Top Universities in South Carolina

By | April 20, 2019

For those interested in studying in South Carolina, we have a very useful list. We selected the best South Carolina institutions for prospective students. Please know that rankings are based on academic research, alumni reviews, graduation rates, as well as assessment from peer colleges. On the page, you will find major admissions stats such as acceptance rate, tuition fees, average SAT scores for each ranked college or university.

  • Visit AllCityCodes for all area codes in the state of South Carolina.
Rankings Schools
1 Clemson University (Clemson, SC)
Tuition: in-state: $12,674, out-of-state: $29,600
Total enrollment: 19,914
Fall 2011 acceptance rate: 63.3%
Average freshman retention rate: 91%
6-year graduation rate: 80%
Classes with under 20 students: 51.6%
SAT/ACT 25th-75th percentile: 1140-1330
2 University of South Carolina (Columbia, SC)
Tuition: N/A
Total enrollment: 30,721
Fall 2011 acceptance rate: 63.1%
Average freshman retention rate: 87%
6-year graduation rate: 70%
Classes with under 20 students: 35.8%
SAT/ACT 25th-75th percentile: 1100-1290
3 South Carolina State University (Orangeburg, SC)
Tuition: N/A
Total enrollment: 4,326
Fall 2011 acceptance rate: 95.8%
Average freshman retention rate: 65%
6-year graduation rate: 35%
Classes with under 20 students: 49.2%
SAT/ACT 25th-75th percentile: 760-930

 

Top Universities in South Carolina

South Carolina Before Independence

In 1666, an expedition led by Captain Robert Sandford explored the coast of South Carolina. One of its participants, Dr. Henry Woodward, voluntarily stayed in the settlement of the Cusabo Indians, learning their language and trying to establish good neighborly relations. As the colony developed, Woodward became one of the main intermediaries between Europeans and the indigenous residents of these lands, he also organized expeditions in the seventies of the XVII century to explore the interior of South Carolina.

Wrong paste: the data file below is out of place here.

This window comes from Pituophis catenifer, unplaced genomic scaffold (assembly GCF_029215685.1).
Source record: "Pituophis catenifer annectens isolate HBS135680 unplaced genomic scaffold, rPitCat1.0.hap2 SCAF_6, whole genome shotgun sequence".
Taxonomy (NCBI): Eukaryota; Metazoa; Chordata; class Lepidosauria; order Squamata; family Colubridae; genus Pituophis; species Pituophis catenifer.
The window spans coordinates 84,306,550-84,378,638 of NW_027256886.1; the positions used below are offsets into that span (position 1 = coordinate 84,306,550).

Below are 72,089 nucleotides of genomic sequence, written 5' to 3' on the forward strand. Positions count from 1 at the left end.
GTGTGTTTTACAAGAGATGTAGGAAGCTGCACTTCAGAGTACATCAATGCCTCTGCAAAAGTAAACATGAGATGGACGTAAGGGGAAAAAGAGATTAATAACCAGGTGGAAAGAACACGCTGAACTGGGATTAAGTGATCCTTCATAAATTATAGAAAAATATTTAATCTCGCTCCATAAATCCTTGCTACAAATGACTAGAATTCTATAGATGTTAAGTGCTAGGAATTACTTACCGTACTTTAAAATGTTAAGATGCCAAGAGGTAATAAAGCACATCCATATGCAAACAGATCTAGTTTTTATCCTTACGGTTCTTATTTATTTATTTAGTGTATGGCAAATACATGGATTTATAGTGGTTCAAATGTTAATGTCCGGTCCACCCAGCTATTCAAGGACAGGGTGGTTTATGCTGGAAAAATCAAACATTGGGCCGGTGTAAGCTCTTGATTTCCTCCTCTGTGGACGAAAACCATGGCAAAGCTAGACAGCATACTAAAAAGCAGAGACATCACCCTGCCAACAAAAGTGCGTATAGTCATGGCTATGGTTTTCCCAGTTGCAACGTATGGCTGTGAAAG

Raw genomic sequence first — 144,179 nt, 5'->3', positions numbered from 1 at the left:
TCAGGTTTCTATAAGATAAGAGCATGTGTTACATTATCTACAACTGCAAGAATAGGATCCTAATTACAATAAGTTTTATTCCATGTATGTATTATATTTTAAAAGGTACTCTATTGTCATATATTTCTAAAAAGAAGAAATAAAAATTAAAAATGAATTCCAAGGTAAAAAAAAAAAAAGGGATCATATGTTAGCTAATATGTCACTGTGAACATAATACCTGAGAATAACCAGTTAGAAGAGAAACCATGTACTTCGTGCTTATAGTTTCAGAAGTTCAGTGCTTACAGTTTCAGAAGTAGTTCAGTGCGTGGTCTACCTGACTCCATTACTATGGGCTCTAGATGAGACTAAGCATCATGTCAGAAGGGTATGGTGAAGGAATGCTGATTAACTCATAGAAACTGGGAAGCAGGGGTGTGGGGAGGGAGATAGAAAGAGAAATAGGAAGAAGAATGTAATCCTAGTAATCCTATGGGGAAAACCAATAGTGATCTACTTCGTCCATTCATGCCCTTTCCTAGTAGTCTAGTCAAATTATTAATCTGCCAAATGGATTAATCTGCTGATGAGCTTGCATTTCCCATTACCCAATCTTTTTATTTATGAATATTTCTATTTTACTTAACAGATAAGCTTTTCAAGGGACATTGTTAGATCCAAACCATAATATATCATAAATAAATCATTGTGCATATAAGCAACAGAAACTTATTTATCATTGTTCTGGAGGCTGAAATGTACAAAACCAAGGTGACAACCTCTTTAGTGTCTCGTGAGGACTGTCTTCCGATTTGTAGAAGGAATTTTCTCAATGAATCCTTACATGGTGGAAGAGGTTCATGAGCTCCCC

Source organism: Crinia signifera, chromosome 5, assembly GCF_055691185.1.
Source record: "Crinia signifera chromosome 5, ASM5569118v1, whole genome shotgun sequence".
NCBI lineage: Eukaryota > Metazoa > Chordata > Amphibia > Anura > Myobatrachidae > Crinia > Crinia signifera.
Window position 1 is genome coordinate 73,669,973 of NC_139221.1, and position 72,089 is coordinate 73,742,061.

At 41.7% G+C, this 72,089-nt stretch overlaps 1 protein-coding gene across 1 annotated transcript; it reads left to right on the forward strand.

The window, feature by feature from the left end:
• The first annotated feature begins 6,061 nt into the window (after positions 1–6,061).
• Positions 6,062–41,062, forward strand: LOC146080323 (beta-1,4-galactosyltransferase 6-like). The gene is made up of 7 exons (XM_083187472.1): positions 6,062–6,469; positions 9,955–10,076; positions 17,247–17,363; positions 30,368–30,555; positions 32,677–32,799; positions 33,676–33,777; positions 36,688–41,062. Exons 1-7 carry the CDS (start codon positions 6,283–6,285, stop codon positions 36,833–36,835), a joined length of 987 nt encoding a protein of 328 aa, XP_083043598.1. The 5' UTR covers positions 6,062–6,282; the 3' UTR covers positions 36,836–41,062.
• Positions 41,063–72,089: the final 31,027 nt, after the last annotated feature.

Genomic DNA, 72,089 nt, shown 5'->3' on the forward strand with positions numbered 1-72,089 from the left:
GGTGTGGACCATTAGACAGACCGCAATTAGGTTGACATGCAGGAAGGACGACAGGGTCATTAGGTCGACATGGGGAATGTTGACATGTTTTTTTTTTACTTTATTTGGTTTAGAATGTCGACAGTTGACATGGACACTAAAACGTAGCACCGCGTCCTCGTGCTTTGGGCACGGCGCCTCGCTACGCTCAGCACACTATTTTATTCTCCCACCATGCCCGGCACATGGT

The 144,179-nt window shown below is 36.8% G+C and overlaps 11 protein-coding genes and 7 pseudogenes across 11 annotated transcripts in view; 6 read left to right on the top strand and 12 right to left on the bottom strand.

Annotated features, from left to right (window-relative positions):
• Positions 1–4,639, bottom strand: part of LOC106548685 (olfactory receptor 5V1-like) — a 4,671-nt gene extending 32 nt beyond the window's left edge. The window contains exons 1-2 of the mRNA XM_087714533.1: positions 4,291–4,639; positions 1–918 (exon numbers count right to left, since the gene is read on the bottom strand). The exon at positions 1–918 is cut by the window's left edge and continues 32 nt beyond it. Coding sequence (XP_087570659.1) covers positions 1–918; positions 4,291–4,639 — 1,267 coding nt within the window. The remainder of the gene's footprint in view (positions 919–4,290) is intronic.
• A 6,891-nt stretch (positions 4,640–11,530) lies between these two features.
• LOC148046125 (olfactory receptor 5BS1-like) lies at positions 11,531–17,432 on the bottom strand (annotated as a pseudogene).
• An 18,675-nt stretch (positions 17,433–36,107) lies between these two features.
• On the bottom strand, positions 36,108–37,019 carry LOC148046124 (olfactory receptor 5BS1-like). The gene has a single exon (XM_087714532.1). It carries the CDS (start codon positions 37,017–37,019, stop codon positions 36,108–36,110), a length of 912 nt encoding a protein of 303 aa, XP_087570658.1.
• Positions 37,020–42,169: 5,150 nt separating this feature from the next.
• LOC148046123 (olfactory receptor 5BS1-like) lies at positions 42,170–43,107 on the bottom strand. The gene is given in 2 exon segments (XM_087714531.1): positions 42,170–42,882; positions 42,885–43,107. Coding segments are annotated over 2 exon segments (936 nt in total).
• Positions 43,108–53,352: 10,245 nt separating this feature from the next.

In 1670, English colonists, under the leadership of the first governor of Carolina, William Sale, founded the settlement of Charlestown, which has grown today into the second largest city in South Carolina, Charleston. The colony grew rapidly, with rice, tobacco, and cotton being grown in plantations along the coast; the forests of the hinterland provided timber, hides and furs. At the same time, due to geographical features (primarily due to the lack of convenient deep-water harbours), the northern regions of the province developed more slowly and by the end of the century began to distinguish between North and South Carolina. In fact, the two parts of the Carolinas were divided in 1712.

In 1715, a conflict broke out in the colony between British settlers and Indians, known as the Yamasee War. The Indian peoples who formed the basis of the army of colonists in the “Tuscarora War” (the armed conflict between the Europeans and the Indians of North Carolina in 1711-1715) saw the differences between the Carolinas and their weak points. They attacked the population centers of South Carolina and killed hundreds of settlers. The very existence of the colony was threatened, but the situation changed in 1716, when the Cherokee Indians went over to the side of the colonists. For two years, bloody battles took place in the province, thousands of people died, the “Yamashi War” ended only in 1717.

In 1729, the English government bought their rights from the heirs of the lords proprietors (only the descendants of George Carteret retained their lands) and the province became a royal colony. In 1733, the first settlers arrived in the last of the “thirteen colonies” – Georgia, which became a kind of buffer between South Carolina and Florida, then owned by Spain. The development of Georgia made South Carolina much safer, which influenced a sharp increase in population, both due to immigrants from Europe and thanks to immigrants from other colonies (mainly from Virginia and Pennsylvania ).). By the middle of the 18th century, South Carolina was a prosperous province, and Charleston, with a population of about 11,000, was the largest and richest city in the southeast. The port of Charleston became the fourth largest in the British colonies, behind only Boston, New York and Philadelphia.